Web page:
- Irradiation: Radiation therapy for head and neck cancers frequently causes damage to the salivary glands. The tissue might become inflamed (sialadenitis) or become permanently damaged. The mouth can become chronically dry, and people who are impacted may have taste problems or tongue burning.
- Diabetes insipidus: This condition is related to diabetes mellitus but is not the same. Urine is discharged in large amounts due to a hormonal imbalance. Dry mouth and a high sense of thirst are symptoms of the severe water loss that results.
- Sialadenosis: a painless enlargement of the salivary glands on both sides that might decrease salivation. The causes are many and include everything from eating problems to drinking to hormone imbalances.
Types of drugs that can cause dry mouth
Many drugs can affect the autonomic nervous system, which is responsible for controlling saliva production. With the following drugs, dry mouth occurs particularly often as a side effect:
- Antihypertensive drugs: these drugs reduce blood pressure and are therefore prescribed for high blood pressure (hypertension). They include beta-blockers, ACE inhibitors, dehydrating drugs (diuretics), as well as calcium antagonists.
- Painkillers: strong agents from the group of opioids cause dry mouth.
- Antiparkinsonians: some dopamine agonists used to treat Parkinson’s diseases cause dry mouth.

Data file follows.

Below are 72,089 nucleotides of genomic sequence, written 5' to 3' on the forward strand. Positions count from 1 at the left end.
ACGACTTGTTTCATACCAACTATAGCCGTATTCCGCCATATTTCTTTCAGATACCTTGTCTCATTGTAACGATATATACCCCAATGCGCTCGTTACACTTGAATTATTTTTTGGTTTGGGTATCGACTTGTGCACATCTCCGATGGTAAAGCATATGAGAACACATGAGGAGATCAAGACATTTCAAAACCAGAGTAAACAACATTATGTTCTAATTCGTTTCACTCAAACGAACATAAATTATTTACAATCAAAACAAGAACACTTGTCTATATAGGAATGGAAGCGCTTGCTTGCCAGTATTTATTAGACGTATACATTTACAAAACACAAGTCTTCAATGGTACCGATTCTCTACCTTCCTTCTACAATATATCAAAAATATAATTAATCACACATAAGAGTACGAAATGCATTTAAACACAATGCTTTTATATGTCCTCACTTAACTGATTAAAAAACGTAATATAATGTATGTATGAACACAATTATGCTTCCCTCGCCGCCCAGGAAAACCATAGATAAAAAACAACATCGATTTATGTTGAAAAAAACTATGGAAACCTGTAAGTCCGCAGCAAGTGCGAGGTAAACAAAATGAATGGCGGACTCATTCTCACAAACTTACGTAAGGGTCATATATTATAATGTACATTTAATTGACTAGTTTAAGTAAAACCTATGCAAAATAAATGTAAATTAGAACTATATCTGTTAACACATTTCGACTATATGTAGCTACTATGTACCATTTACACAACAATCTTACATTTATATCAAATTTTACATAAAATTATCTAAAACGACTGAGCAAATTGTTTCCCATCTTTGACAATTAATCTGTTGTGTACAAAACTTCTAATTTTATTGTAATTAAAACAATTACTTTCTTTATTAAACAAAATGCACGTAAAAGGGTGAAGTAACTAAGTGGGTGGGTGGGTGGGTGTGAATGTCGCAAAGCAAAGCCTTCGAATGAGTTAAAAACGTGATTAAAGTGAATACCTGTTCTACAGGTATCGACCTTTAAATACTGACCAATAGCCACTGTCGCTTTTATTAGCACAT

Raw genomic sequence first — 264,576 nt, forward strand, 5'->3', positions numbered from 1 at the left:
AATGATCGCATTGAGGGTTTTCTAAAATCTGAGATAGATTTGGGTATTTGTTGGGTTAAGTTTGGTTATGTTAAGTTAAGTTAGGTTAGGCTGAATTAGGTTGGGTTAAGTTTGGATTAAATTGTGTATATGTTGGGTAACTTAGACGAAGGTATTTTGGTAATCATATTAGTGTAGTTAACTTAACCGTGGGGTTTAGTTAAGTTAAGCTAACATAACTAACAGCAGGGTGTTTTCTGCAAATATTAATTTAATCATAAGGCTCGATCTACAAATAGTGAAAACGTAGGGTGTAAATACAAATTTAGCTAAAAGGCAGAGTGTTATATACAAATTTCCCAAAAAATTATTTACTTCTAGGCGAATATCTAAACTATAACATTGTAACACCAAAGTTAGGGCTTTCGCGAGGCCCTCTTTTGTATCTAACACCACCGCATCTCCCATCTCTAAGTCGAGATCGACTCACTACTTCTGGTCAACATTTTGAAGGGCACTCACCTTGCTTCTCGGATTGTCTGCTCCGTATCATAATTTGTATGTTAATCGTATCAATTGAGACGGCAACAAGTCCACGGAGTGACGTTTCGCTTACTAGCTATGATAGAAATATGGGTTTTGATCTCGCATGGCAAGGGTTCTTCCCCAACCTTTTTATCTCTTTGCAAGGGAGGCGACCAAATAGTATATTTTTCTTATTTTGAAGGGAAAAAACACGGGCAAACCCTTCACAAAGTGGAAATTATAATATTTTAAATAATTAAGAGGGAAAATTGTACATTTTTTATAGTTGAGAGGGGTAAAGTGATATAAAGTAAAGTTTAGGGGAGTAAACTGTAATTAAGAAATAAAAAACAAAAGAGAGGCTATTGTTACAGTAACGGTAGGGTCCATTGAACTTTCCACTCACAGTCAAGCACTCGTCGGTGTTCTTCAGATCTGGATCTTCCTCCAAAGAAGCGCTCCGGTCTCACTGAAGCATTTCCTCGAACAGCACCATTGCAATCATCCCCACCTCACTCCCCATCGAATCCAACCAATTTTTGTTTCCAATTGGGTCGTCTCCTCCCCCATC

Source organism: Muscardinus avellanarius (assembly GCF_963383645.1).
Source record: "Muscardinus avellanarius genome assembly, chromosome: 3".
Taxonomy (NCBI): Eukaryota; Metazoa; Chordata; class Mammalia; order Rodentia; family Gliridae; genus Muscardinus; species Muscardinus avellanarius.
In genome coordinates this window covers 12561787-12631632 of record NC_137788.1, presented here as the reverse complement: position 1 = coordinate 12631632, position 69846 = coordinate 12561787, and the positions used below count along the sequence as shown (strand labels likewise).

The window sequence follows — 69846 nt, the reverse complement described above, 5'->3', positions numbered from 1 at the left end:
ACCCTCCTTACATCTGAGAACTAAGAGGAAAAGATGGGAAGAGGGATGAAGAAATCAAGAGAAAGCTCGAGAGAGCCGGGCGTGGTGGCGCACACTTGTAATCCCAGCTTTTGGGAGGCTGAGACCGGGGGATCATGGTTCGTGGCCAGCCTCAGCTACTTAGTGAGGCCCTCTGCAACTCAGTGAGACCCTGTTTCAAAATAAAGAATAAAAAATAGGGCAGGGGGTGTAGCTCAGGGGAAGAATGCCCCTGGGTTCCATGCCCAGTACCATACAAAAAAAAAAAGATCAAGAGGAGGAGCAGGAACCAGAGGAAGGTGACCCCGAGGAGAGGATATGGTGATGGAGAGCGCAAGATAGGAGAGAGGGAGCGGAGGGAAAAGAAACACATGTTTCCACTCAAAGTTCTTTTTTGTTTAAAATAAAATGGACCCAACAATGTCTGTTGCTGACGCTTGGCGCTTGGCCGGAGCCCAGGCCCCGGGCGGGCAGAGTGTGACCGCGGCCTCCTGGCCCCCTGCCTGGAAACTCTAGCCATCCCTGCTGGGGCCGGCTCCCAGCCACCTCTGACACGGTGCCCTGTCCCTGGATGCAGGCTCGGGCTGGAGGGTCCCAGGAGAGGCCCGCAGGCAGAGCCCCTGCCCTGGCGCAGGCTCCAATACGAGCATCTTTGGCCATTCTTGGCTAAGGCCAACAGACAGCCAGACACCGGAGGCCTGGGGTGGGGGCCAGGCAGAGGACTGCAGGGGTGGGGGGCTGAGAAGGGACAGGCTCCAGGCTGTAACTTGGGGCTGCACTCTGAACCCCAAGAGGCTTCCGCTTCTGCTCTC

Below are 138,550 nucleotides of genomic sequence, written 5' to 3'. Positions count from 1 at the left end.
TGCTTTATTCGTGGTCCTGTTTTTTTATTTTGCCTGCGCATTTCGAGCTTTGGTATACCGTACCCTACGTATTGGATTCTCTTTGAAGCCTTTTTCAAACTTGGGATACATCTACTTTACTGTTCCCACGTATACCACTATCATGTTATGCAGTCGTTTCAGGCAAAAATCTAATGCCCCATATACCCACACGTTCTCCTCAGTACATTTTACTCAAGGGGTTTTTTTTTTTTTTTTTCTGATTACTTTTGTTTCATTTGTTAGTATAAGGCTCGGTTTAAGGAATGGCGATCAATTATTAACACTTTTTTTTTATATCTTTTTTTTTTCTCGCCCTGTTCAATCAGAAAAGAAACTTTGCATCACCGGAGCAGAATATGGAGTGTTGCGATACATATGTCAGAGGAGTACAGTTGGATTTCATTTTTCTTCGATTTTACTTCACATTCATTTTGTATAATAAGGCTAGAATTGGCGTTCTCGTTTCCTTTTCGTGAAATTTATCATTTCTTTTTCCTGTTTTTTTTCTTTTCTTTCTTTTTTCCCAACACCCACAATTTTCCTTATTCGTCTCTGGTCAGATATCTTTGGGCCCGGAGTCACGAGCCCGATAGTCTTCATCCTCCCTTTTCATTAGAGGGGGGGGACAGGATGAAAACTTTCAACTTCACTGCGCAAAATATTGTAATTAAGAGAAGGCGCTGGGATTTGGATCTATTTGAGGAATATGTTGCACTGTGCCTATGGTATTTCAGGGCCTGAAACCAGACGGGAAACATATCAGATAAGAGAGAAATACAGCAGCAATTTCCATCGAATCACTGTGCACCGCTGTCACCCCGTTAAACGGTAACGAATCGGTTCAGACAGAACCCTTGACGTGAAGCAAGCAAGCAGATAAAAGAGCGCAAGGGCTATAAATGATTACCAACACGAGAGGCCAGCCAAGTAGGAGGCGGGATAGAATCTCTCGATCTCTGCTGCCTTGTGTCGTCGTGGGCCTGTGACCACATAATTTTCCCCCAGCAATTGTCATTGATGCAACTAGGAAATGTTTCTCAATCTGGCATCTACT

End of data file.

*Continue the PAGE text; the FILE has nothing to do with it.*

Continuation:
- Many medications have the potential to influence the autonomic nerve system, which is in charge of saliva production. The following medications cause dry mouth more frequently as an adverse effect:
- Antihypertensive drugs: these medications lower blood pressure and are used to treat high blood pressure (hypertension). Beta-blockers, ACE inhibitors, dehydrating medicines (diuretics), and calcium antagonists are among them.
- Opioids (strong painkillers): opioids are a class of drugs that induce dry mouth.
- Antiparkinson drugs: dry mouth is a side effect of certain dopamine agonists used to treat Parkinson’s disease.
- Antihistamines: these are active chemicals used to treat allergies. As a side effect, they might cause a dry mouth.
- Anticholinergics: these are medicines that block the function of acetylcholine, the parasympathetic nervous system’s principal messenger (“antagonist” of the sympathetic nervous system). They’re used to treat asthma and irritable bladder, among other things, with dry mouth as a possible side effect.